Those who are demanding that something HAS to change are the same ones saying nothing CAN change. Or will change. By doing so, it’s as if they prefer to roll around in the part of their society that is mucky and miry rather than grabbing a shovel and asking, “Where can I, with God’s help, start shoveling?”

Two of my favorite words in the Bible are “but God.” If we could look at racism and murder and all the underlying, sly sins that accompany the Charleston shooting as if we were in a desperate place (because we are), but also like God specializes in transformation (because He does), then we will have made the first step to recovery, healing, and peace. The problem is, we are too busy looking horizontal instead of vertical. At the relationship between ourselves and our neighbor instead of ourselves and God.

If I look at my neighbor, my hope is thwarted. If I look at my Savior, my hope is renewed. Not that we never look at our neighbor, but the idea is to gaze at God and glance at others.

We, the United States of America, need to be what our name indicates: united. And the only way that can happen is if we, the not-so-United-States, look to God who is the only One who can strengthen, convict, correct, inform, and help us live up to our name.


In marriage, a man and woman are united because they humbly submit to Him and His will for their lives. Simply living in the same vicinity does not unite them. Do you think a healthy marriage happens apart from the grace of God? Having been married for a quarter of a century, I’m going to say no. Therefore, if God can do the mighty work of uniting two people who are so alike and yet so different, while attempting to live intimately, then I’m willing to say that God can also do a mighty work of uniting a country where people who are so alike and yet so different are attempting to live next door to each other, but are instead killing each other.

All things are possible – with God. And while God is perfectly willing to do His part, some of us don’t seem to be willing to do ours. Not from what I read. Some are more concerned with reliving the past and perpetuating hate. They forgive, or at least say they do, and yet they don’t forget – they dangle the past over every white person they encounter. Still, some say they hold no racist views, and yet they don’t speak up or defend in any way when racism rears its hideous head.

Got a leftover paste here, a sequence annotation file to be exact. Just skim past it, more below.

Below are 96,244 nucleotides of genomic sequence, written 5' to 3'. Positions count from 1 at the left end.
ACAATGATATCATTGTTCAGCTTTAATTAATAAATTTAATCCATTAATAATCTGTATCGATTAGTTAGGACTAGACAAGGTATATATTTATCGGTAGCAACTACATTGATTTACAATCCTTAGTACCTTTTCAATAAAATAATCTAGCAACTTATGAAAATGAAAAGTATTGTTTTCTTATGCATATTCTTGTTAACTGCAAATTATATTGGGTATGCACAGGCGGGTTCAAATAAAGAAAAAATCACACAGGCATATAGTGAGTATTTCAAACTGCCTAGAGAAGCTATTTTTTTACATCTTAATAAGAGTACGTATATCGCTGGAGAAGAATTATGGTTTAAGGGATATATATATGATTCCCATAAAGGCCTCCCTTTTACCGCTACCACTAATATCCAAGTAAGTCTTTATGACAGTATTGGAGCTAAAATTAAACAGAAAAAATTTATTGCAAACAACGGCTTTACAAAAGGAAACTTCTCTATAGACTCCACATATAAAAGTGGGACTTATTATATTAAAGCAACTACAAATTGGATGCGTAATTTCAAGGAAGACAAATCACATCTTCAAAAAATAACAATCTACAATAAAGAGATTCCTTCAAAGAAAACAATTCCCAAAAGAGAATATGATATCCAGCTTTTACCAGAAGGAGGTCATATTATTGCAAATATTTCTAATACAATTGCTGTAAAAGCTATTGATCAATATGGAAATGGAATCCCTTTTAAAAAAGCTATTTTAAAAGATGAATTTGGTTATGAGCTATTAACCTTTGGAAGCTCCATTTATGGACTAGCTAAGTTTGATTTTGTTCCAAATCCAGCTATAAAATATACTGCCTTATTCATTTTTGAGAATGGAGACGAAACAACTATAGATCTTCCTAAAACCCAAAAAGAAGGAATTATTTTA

Somebody in this situation is going to have to be Jesus, and it’s you and me. Both of us. All of us, actually. Until we as a country and as individuals start to believe, live, and love like our Savior, the negative comments will prove right: nothing will change. We could talk about that every day all day, but my main point is that this is not a hopeless situation. So let’s stop inferring that it is. The fact is:

He is able to keep us from stumbling and to present us faultless before the presence of His glory with exceeding joy. ~Jude 1:24

We need a starting point in all of this, but we can’t even take the first itty bitty step if we insist on admitting defeat before we tie our shoes. It’s complicated and feels beyond comprehension. It can seem hopeless. More and more so with each massacre. But let’s allow that feeling of hopelessness to prompt us to call on the God of angel armies. And rather than spreading words of descent, let’s sing a song of ascent:


I lift up my eyes to the hills.
    From where does my help come?
My help comes from the Lord,
    who made heaven and earth.

He will not let your foot be moved;
    he who keeps you will not slumber.
Behold, he who keeps Israel
    will neither slumber nor sleep.

The Lord is your keeper;
    the Lord is your shade on your right hand.
The sun shall not strike you by day,
    nor the moon by night.

The Lord will keep you from all evil;
    he will keep your life.
The Lord will keep
    your going out and your coming in
    from this time forth and forevermore. (Ps. 121)